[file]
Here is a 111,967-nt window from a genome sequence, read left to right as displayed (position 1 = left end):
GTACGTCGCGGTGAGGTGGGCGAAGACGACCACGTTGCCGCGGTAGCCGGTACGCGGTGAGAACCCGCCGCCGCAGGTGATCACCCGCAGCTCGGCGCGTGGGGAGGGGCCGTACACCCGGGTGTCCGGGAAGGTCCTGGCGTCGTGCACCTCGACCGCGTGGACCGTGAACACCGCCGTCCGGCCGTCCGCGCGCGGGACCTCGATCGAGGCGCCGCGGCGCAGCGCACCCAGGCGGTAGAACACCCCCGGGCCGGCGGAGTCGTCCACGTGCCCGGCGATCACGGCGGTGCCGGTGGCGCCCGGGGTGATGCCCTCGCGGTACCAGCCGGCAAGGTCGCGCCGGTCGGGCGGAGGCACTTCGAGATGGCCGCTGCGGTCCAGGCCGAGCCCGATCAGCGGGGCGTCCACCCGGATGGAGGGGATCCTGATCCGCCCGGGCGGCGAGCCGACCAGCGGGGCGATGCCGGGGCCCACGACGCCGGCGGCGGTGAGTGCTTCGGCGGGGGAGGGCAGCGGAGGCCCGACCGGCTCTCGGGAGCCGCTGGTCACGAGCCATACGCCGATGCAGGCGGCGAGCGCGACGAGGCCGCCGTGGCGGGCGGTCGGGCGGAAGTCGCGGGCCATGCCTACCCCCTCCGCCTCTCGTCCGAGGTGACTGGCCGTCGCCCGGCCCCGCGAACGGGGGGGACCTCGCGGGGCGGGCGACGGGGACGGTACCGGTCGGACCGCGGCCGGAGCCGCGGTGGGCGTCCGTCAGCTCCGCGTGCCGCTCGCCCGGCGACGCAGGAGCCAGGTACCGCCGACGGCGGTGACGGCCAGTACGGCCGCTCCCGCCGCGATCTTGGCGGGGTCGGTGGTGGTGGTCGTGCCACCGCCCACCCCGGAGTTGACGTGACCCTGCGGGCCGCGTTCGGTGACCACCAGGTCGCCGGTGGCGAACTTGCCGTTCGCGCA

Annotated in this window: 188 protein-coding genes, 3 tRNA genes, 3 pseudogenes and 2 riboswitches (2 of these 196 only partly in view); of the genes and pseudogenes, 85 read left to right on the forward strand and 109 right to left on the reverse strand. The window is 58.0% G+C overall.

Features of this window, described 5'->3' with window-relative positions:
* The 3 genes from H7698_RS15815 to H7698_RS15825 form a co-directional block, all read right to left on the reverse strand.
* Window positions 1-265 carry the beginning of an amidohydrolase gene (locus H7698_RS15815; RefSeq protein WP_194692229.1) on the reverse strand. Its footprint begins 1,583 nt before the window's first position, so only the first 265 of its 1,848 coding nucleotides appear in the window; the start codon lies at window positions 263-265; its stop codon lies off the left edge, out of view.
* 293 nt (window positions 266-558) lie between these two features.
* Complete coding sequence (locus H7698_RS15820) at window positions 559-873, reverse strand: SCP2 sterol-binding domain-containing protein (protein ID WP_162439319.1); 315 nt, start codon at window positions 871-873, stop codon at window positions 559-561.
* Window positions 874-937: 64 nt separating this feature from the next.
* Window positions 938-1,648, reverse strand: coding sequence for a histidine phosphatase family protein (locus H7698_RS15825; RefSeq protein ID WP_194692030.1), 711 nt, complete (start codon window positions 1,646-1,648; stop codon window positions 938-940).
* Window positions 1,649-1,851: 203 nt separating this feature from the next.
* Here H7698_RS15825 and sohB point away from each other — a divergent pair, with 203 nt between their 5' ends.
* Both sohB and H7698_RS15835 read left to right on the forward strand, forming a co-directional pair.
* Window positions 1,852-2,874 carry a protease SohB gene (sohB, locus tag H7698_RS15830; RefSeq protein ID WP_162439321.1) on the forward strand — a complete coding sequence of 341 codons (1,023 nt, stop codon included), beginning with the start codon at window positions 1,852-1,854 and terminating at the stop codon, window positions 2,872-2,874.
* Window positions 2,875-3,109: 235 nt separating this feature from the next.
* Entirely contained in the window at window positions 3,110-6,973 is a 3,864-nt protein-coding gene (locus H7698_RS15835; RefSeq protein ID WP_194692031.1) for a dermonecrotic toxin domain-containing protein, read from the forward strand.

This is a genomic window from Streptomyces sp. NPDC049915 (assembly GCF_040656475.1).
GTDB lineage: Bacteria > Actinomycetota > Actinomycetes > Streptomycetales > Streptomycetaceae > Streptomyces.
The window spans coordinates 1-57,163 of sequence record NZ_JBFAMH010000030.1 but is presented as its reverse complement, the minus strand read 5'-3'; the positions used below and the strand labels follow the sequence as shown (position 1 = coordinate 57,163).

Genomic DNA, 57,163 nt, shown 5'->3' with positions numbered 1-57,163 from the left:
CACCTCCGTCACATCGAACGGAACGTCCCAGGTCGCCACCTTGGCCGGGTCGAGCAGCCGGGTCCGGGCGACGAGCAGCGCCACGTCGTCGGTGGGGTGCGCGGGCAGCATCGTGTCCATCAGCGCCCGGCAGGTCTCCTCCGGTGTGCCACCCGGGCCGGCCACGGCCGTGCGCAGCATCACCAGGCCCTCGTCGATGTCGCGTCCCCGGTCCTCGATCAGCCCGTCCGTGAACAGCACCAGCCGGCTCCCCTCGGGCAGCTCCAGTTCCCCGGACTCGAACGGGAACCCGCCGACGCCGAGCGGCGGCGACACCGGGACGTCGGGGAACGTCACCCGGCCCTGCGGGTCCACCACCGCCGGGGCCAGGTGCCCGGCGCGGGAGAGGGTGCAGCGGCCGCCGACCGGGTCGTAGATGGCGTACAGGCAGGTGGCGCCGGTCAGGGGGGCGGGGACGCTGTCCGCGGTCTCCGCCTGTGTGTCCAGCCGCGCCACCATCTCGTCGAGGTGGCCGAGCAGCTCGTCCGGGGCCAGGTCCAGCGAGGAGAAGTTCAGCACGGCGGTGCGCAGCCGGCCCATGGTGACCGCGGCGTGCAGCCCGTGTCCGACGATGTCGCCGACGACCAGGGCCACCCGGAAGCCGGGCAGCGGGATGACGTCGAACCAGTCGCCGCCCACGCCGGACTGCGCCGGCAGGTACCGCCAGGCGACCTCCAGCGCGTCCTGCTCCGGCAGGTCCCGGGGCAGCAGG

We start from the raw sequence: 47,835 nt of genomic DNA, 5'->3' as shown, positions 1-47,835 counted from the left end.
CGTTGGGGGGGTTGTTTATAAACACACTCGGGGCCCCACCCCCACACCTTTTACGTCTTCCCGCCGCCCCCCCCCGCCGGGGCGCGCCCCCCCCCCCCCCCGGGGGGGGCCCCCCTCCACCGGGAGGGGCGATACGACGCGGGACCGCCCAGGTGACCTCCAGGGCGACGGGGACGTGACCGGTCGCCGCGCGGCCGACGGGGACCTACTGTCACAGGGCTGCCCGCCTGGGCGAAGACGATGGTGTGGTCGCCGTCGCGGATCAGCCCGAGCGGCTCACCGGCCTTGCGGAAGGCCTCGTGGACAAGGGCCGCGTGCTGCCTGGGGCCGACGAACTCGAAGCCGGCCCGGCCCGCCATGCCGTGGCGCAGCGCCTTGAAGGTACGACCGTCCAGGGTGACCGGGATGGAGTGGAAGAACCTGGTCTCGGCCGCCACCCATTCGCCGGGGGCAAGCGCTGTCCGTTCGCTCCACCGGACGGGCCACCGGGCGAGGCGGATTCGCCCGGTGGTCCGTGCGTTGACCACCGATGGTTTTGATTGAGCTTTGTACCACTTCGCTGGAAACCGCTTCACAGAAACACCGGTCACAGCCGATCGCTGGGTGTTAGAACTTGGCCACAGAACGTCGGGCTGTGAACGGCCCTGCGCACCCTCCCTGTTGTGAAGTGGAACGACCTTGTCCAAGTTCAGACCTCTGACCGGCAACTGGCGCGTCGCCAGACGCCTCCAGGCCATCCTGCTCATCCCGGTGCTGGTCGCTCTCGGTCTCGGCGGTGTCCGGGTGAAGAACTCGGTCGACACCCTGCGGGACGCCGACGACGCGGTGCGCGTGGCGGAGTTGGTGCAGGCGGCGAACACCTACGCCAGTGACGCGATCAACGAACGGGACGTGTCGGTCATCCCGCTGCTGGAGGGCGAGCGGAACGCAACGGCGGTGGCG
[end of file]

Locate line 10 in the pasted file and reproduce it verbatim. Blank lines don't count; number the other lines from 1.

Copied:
* Window positions 938-1,648, reverse strand: coding sequence for a histidine phosphatase family protein (locus H7698_RS15825; RefSeq protein ID WP_194692030.1), 711 nt, complete (start codon window positions 1,646-1,648; stop codon window positions 938-940).